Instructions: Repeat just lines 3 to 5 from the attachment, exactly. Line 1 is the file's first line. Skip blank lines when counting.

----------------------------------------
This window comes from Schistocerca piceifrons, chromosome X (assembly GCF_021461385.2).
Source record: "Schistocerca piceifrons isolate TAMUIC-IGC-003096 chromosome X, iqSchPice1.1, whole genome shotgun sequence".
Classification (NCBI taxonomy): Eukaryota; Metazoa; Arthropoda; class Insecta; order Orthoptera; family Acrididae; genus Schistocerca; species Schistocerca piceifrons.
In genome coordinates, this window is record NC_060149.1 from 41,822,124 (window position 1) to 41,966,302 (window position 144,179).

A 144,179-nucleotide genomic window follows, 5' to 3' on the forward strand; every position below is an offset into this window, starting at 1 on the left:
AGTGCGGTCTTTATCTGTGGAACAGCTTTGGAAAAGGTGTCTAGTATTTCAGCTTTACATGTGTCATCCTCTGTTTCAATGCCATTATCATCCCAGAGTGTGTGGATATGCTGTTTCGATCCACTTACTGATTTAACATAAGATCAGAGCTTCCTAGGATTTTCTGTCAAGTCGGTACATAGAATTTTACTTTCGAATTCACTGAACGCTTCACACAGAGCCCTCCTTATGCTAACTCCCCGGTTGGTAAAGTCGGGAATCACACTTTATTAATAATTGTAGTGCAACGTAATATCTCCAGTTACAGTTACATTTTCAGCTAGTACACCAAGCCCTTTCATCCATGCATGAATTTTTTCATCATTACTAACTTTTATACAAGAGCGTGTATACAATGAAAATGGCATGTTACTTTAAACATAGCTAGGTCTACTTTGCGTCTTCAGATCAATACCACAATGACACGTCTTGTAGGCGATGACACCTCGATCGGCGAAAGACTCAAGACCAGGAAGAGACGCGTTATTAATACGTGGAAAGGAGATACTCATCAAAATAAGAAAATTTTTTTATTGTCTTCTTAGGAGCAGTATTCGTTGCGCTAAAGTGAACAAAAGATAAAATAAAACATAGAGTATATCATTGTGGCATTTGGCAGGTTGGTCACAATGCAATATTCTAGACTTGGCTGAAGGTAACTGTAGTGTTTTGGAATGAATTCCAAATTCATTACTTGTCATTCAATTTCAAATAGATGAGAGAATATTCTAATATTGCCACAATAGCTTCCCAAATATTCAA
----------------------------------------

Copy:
Classification (NCBI taxonomy): Eukaryota; Metazoa; Arthropoda; class Insecta; order Orthoptera; family Acrididae; genus Schistocerca; species Schistocerca piceifrons.
In genome coordinates, this window is record NC_060149.1 from 41,822,124 (window position 1) to 41,966,302 (window position 144,179).

A 144,179-nucleotide genomic window follows, 5' to 3' on the forward strand; every position below is an offset into this window, starting at 1 on the left: